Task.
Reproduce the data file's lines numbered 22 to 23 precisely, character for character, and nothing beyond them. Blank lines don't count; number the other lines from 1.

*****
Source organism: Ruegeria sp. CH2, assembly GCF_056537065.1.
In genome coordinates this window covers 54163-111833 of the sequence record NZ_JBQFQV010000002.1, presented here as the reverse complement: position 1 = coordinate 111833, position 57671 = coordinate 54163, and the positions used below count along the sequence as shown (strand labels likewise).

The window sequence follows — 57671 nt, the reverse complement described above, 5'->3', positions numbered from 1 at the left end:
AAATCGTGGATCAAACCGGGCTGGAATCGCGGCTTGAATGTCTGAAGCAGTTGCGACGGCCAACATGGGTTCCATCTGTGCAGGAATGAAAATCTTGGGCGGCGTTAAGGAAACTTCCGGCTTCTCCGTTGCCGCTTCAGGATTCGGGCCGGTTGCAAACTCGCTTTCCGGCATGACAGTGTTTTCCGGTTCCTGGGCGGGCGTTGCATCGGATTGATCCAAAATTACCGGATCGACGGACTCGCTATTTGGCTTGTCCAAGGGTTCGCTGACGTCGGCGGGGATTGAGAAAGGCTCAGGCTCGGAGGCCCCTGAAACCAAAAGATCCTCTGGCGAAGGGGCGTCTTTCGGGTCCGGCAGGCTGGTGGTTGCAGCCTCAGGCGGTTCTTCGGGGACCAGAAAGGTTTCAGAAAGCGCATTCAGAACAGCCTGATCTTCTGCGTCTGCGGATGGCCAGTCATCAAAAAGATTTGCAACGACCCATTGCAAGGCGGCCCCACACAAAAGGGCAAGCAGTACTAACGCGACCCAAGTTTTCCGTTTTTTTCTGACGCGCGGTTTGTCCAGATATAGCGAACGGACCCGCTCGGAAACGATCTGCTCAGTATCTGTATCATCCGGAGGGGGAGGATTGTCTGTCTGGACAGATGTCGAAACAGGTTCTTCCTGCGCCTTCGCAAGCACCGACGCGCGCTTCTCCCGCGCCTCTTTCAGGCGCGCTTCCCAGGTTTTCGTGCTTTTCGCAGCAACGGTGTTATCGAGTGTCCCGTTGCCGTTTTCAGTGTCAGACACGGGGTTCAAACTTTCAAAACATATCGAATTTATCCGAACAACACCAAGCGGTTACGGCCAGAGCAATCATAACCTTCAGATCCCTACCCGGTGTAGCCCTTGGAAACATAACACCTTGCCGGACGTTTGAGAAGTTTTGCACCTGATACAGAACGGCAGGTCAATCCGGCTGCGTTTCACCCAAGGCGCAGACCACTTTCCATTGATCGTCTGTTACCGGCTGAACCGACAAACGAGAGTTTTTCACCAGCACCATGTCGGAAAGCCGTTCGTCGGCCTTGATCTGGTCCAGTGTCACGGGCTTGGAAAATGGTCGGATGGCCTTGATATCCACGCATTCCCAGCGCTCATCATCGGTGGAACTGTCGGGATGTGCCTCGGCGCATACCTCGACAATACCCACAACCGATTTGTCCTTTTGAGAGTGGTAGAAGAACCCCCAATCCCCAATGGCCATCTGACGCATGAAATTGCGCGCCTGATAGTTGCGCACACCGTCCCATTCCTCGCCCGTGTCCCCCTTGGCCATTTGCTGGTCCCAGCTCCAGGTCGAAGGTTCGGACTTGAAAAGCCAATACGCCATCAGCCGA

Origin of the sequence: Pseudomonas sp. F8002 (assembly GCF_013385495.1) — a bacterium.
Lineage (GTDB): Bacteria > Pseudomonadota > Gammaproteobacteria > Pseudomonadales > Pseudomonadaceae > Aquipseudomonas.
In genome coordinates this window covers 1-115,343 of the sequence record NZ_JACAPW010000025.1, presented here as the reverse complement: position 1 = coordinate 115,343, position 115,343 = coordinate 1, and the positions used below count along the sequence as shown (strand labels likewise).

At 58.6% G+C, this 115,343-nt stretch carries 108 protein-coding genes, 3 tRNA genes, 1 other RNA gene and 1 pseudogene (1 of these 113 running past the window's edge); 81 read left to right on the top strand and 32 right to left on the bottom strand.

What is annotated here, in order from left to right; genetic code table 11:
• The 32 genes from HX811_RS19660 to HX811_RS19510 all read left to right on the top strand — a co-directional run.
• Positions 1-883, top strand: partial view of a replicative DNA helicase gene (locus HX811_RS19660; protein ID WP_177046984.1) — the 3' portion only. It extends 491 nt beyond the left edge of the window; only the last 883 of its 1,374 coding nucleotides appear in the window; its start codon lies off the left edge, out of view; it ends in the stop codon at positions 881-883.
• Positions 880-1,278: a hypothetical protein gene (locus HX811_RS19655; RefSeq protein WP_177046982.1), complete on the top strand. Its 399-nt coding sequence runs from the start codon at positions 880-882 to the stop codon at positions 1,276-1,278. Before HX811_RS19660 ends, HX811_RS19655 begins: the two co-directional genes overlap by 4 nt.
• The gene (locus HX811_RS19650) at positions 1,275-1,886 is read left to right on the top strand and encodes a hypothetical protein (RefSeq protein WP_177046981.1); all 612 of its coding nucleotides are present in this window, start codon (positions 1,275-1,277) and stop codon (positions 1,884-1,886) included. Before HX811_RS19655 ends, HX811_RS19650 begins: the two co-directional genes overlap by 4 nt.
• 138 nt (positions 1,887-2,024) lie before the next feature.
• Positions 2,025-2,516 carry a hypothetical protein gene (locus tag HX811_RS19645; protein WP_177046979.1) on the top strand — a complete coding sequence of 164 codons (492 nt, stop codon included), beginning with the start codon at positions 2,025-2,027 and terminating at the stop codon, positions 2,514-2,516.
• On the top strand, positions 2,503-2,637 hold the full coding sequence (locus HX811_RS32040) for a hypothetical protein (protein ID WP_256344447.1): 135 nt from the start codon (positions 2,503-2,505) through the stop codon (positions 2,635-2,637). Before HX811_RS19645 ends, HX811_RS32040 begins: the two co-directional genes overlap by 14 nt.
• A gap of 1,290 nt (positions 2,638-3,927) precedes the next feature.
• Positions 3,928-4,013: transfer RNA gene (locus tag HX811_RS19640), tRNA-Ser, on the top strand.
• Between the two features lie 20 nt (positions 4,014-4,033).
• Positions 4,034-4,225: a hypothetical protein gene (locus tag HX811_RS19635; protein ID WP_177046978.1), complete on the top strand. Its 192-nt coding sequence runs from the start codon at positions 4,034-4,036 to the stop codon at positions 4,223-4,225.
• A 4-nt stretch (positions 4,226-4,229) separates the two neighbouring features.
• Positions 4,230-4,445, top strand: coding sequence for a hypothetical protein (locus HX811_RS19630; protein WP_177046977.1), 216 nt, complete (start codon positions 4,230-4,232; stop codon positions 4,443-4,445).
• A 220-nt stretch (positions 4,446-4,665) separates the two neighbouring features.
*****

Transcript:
• Positions 4,230-4,445, top strand: coding sequence for a hypothetical protein (locus HX811_RS19630; protein WP_177046977.1), 216 nt, complete (start codon positions 4,230-4,232; stop codon positions 4,443-4,445).
• A 220-nt stretch (positions 4,446-4,665) separates the two neighbouring features.